06 Jun 2021

May Market Reflection

John Wyn-Evans

Head of Investment Strategy

The first part of the year was characterised by some big movements in equity markets, and a less than an ideal start to the year for bondholders, the second quarter so far has been less eventful

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One feature has been the consolidation of bond yields, which has helped to alleviate the pressure that was building to reduce equity market valuations. For example, the US 10-year Treasury yield, which sets the discount rate for much of the world’s financial assets, fell back from 1.74% to 1.61%. In some respects this could be viewed as surprising, given that the reading for April’s US Consumer Price Index came in at a shockingly high 4.2%. However, it is was understood that the comparative data from the prior year is unnaturally weak owing to the onset of COVID. Furthermore, high inflation was largely confined to a small number of categories, with used cars being a notable contributor, as commuters continue to shun public transport and new car sales are held back by a shortage of semiconductor chips.

 

Federal Reserve members, who at some point will be faced with the difficult decision of when to start withdrawing monetary stimulus, continue to view the current inflation spike as “transitory”. The move in the UK’s 10-year Gilt yield was less pronounced, falling from 0.84% to 0.81%, but, again, a welcome relief following a sharp rise in the first quarter from 0.19%. Here, too, inflation rebounded in April, but to a much more subdued rate of 1.6%.

 

As in the US, the Bank of England’s message points to limited pressure to tighten policy until the economy is on a much firmer footing beyond the expected release of pent-up demand once social restrictions are eased. Against this background, equity markets continued to make gains, although less rapidly, supported by an excellent reporting season for first quarter earnings. 

 

  • The global economy is set to recover strongly in 2021. Economists are still raising their growth projections, which have now reached 6% (Bloomberg median estimate). There will be some deceleration in 2022, but estimates are still rising, with the forecast now at 4.4%.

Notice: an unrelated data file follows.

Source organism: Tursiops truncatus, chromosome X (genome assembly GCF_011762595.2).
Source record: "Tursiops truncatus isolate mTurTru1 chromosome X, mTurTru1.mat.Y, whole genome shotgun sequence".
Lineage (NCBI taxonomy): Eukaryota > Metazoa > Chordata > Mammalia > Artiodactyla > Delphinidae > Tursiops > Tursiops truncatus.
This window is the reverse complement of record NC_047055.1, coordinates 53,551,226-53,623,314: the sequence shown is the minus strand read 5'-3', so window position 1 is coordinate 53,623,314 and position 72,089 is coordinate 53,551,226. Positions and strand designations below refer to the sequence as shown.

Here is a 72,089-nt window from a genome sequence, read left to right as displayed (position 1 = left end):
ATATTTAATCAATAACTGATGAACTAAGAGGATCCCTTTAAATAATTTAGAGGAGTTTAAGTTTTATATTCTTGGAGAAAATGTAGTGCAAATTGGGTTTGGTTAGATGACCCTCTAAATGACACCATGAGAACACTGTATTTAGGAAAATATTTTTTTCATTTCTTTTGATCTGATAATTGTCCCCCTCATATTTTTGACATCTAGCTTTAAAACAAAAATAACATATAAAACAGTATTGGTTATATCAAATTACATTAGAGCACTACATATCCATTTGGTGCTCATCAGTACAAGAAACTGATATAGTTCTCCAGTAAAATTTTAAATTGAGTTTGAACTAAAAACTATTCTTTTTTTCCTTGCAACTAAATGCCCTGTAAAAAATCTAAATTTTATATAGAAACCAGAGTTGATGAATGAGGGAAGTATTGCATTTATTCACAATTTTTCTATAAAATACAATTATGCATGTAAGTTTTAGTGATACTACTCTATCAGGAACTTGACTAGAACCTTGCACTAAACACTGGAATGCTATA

• Excess savings are calculated to have been equivalent to around 10% of GDP across developed markets during the pandemic. Evidence of the potential scale of pent-up consumer demand was seen in the UK’s retail sales for April, which surged 9.2% from March’s level, and 42.4% y/y.
 
  • Governments are also in spending mode, with much support for “levelling up” on the social agenda, as well as for infrastructure and research spending to combat climate change. Companies, too, having been told to tighten their belts last year, are now being encouraged to increase capital expenditure. This will help to unblock various bottlenecks in global supply chains which are at least partially responsible for the recovery in inflation.
 
  • While COVID remains a key determinant of economic outcomes, and despite a number of case surges around the world, we remain of the opinion that the success of vaccine development leaves the world on a consistent path towards more normal levels of activity, although the odd setback is inevitable, especially concerning new variants.
 
  • Following the strong equity market recovery and valuation re-rating, it would be unreasonable to expect a repeat performance. But risk assets should remain well supported by strong growth and loose financial conditions. 

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